It came as a surprise to me that the immigration procedures weren’t lengthy at the ferry terminal in Dar es Salaam in spite of umpteen travellers. As I glanced around to study the surrounding, I saw people of different nationalities; some absorbed in long-lasting conversations, some sleeping on their chairs and others staring emptily around. Beside passengers, I saw few vendors walking around the terminal with baskets filled with assorted snacks and drinks. If you ever travel through this terminal in the future and in the hurry of departure, if you fail to eat your breakfast or lunch, you can rest assured. The assorted snacks and drinks can easily be found outside and inside the terminal, and the prices are reasonable.

In the wait for the boat, I switched on my laptop and exuberantly browsed through some pictures which I took a day before. Meanwhile, dad was filling the entry declaration form for custom processes in Zanzibar.

After an hour’s wait, the cheerful staffs at the terminal began instructing all the passengers to line up for the boarding. I stepped into the line too and gradually walked to the boat. I was struck by the the beauty, size and comfort of the boat. I smiled as I recalled the time spent in choosing the mode of travel from Dar es Salaam to Zanzibar. At the first glimpse of the boat, I felt a tinge of happiness for having made the right choice: a boat trip instead of an air trip.


As we settled in, the boat began sailing off the coast of Dar es Salaam. Two minutes elapsed and I could not move my eyes off the shore; distancing itself from me. I plunged into my thoughts and felt grateful for all that Dar es Salaam taught me.

Two hours. This was the time it took us to reach the Zanzibar archipelago but in these two hours, I learned many things. The boat was spacious and comfortable inside. There weren’t too many activities inside the boat. Some passengers seemed so exhausted that they seized these two hours to sleep and some were tirelessly gushing about the splendour of Zanzibar. I found some passengers on the deck of the boat too; lost in their thoughts and admiring the deep blue ocean.

I  walked to the deck too and after some time, dad joined. I looked around me. There were no boundaries. I saw the horizons where the sky seemed to be kissing the ocean. Everything was so peaceful. Everyone was so absorbed. I saw few small boats sailing in the lap of the ocean. I felt freedom. I felt I was still a child at 28 and I smiled. I felt discovery in my eyes. I felt adventure in my heart.

Gradually, Zanzibar came into view and that moment, I knew everything would be different. I knew some stories were waiting for me at the shore. I knew and I was right.

In the course of my travels, I have been to numerous places; each of them proving me how wrong I was about them. A couple of years ago, I knew nothing about Zanzibar but this trip made it part of me. An important part.


The silence of the Mahakali Caves

“One day, I will walk to these places again to feel who I was once” I whispered this sentence as I stepped out of the breathtaking Mahakali caves.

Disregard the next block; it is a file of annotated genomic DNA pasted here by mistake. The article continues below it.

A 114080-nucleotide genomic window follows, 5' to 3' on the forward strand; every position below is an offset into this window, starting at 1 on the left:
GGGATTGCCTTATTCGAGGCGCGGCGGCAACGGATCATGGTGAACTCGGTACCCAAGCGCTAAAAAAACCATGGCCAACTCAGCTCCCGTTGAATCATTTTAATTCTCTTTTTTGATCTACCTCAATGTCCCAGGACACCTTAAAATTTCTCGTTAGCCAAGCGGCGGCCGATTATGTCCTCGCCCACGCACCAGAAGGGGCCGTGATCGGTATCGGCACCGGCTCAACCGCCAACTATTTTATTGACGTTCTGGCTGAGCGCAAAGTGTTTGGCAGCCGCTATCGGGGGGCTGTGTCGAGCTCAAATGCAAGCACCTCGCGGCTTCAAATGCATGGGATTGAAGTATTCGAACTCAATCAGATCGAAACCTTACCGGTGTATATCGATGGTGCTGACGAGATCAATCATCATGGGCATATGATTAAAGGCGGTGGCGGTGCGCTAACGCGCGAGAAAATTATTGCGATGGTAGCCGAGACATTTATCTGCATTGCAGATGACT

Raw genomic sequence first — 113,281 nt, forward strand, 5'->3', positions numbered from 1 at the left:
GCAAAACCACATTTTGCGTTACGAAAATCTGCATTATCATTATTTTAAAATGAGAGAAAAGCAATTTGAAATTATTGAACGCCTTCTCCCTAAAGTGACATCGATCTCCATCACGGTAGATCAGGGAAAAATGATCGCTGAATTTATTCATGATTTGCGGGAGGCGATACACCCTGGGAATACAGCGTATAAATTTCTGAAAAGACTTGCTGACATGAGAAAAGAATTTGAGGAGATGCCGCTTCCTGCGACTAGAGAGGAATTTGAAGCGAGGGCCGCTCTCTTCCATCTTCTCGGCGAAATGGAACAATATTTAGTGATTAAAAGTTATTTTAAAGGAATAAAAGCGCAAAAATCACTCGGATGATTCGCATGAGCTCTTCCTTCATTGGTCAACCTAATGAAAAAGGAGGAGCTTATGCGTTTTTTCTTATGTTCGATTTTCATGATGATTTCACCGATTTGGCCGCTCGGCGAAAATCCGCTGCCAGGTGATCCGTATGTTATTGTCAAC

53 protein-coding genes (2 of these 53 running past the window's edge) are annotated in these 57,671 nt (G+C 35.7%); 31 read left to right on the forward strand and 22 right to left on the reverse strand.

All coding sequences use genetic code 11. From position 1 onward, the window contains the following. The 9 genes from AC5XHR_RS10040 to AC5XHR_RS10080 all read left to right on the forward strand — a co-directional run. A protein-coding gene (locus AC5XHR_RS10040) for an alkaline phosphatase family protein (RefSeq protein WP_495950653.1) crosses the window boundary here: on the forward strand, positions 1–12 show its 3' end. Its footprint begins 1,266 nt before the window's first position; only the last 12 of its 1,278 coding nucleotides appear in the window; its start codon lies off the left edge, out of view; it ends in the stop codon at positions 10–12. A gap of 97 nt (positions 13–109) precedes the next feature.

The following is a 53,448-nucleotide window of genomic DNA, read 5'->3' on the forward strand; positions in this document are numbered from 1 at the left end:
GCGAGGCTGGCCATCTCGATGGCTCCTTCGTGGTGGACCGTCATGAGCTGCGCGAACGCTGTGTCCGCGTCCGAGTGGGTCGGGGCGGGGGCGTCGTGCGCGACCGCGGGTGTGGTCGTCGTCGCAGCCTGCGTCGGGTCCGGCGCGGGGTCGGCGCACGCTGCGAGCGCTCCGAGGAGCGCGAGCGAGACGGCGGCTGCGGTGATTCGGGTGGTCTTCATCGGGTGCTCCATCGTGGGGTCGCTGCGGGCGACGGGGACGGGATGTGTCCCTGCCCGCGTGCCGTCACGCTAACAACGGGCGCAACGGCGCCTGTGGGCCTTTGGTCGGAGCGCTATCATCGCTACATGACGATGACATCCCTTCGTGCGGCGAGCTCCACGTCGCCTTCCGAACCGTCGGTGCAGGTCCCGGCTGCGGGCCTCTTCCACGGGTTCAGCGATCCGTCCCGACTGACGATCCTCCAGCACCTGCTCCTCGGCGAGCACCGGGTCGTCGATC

Monday, 16 March 2015. I cannot forget this date. I was sitting clueless in my room; in Hotel Comfort Inn, situated at Jogeshwari West, Mumbai. The clock was ticking and time was running out. I had no plans and no idea about where I should go or what I should do. I was alone; trying to figure out how to do justice to my adventurous spirit. The solution didn’t take too long for the bell to ring in my mind. I grasped my mobile phone, connected to the internet and typed in these keywords: Attractions in Andheri. The search results were endless but amidst all the attractions, I felt the divine urge to explore the mystical Mahakali caves located in Andheri East of Mumbai. Centuries back, this Buddhist monastery served as cells for monks. I traveled by a rickshaw from Jogeshwari to the Mahakali caves. It took me approximately 25 minutes to reach there and the fare didn’t exceed INR 150, but it’s advisable to keep an eye on the meter. You cannot completely eliminate the risk of some cunning tampering with the meter.

There is no entrance fee to visit the caves. The place was neither crowded nor were there tourist guides to pester the visitors.


At first, I hesitantly walked in but I quickly felt settled and allowed my sheer curiosity to drive me. I could feel the profound silence of the place; cradling me in its divinity.


I leisurely walked around; trying to visualise how this place could once have been. I’m pretty sure that even my imagination failed to depict its past splendours.


To be one with the holiness of the caves, I proceeded to meditate for some time; something I’d recommend you to try too. The serene ambience blends with the undisturbed silence of the caves; rendering it ideal for meditation.


Travelling is not exclusively about crossing geographies; it’s more about transcending our deepest fears and confusions, while being at peace with who we are deep inside. If you are in Mumbai and you wish to pursue a transcendental adventure, in a place tucked away from the hustle and bustle of every day life, then do not think twice: Mahakali Caves is the place.